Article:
Journal study details how hospital reduced risk of single-patient insulin pens through quality improvement project

Nov. 27, 2019

A new study published in the December 2019 issue of The Joint Commission Journal on Quality and Patient Safety details a quality improvement project to reduce the risk of single-patient insulin pens.

Insulin pens are widely used in hospitals because they have multiple safety advantages compared to insulin vials, including a product name and barcode and a dial mechanism for less error-prone dosing. Despite these features, accidental sharing of pens still occurs, putting patients at risk for exposure to HIV, hepatitis B virus or hepatitis C virus.

The study “Is One-Pen, One-Patient Achievable in the Hospital? A Quality Improvement Project to Reduce Risks of Inadvertent Insulin Pen Sharing at a Large Academic Medical Center,” by researchers at Penn Medicine, Philadelphia, involved a multifaceted quality improvement project at one of its academic medical centers to address safety issues of single-patient insulin pens.

Five root causes for accidental sharing of pens were identified:

• Knowledge gaps and practice variation

• Labels

• Insulin storage and removal process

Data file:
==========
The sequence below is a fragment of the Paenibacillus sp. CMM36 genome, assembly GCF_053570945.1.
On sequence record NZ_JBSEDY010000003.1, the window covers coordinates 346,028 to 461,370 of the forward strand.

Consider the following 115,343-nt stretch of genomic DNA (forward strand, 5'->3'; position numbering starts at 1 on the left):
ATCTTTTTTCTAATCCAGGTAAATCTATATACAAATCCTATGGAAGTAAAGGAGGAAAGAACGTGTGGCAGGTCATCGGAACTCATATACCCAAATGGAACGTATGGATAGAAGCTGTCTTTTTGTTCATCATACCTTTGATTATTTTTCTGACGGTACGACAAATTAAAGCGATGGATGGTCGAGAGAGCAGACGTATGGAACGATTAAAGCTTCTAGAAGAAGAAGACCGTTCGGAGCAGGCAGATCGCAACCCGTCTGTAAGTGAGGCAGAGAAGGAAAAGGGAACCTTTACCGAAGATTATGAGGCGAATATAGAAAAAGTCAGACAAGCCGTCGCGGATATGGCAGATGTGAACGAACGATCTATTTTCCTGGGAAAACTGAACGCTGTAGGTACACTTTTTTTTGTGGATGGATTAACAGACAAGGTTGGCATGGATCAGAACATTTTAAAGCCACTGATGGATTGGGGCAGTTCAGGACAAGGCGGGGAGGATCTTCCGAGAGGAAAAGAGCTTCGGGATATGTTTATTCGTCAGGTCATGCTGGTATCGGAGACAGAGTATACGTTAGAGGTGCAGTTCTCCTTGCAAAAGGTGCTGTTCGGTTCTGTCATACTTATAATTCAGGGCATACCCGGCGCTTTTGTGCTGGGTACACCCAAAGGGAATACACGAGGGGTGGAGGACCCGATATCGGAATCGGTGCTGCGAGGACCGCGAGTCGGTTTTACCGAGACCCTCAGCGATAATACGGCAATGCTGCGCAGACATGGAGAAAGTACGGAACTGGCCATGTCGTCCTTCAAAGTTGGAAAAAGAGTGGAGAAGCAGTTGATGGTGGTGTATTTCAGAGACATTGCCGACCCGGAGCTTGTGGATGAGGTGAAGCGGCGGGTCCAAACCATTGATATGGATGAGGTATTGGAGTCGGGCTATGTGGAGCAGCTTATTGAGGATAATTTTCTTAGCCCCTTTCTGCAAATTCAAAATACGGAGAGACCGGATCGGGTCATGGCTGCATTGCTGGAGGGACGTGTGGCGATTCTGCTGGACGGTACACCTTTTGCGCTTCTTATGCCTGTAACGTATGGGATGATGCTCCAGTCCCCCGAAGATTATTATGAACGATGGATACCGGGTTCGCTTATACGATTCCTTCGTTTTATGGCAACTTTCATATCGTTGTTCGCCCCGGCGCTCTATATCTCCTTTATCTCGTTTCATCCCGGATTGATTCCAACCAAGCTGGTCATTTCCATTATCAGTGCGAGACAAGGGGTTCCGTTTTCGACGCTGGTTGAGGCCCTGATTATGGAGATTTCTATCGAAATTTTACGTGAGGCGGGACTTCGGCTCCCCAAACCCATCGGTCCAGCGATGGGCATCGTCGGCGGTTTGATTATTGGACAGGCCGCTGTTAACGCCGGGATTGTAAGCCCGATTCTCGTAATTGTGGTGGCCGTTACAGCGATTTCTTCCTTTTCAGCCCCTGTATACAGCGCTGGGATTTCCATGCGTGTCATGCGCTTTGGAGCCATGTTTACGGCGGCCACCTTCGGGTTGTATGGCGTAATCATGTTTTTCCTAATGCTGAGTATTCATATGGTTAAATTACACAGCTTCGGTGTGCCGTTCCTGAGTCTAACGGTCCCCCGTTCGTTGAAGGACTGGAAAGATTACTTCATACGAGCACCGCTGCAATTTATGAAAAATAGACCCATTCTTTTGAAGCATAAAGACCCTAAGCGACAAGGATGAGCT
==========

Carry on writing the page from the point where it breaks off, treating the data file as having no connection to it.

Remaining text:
• Information technology issues including those related to barcode medication administration and the electronic health record

• Insulin administration workflow

Four major interventions to address the root causes were developed and tested:

• Patient-specific bar coding on insulin pens

• Redesign of labels

• Systematic removal of discharged patients’ medications

• Ongoing staff education

As a result of the interventions, the hospital had a significant increase in the number of days between self-reported adverse events of insulin pen sharing. The most significant decrease occurred after the implementation of patient-specific barcode scanning. There also was a gradual decrease in latent errors found during medication drawer audits, and nursing compliance with patient-specific bar code scanning improved over time.

Of 35 expert recommendations for insulin pen safety, 28 directly affected pen sharing. Eight of these had been implemented prior to this project, and 20 had been implemented by the conclusion.

“Insulin pen use is highly complex in hospital settings where multiple steps provide opportunities for error. To protect patients, all gaps need to be reviewed, and interventions that address major contributing factors are required to ensure safe insulin pen use,” the article concluded.

Joint Commission has the release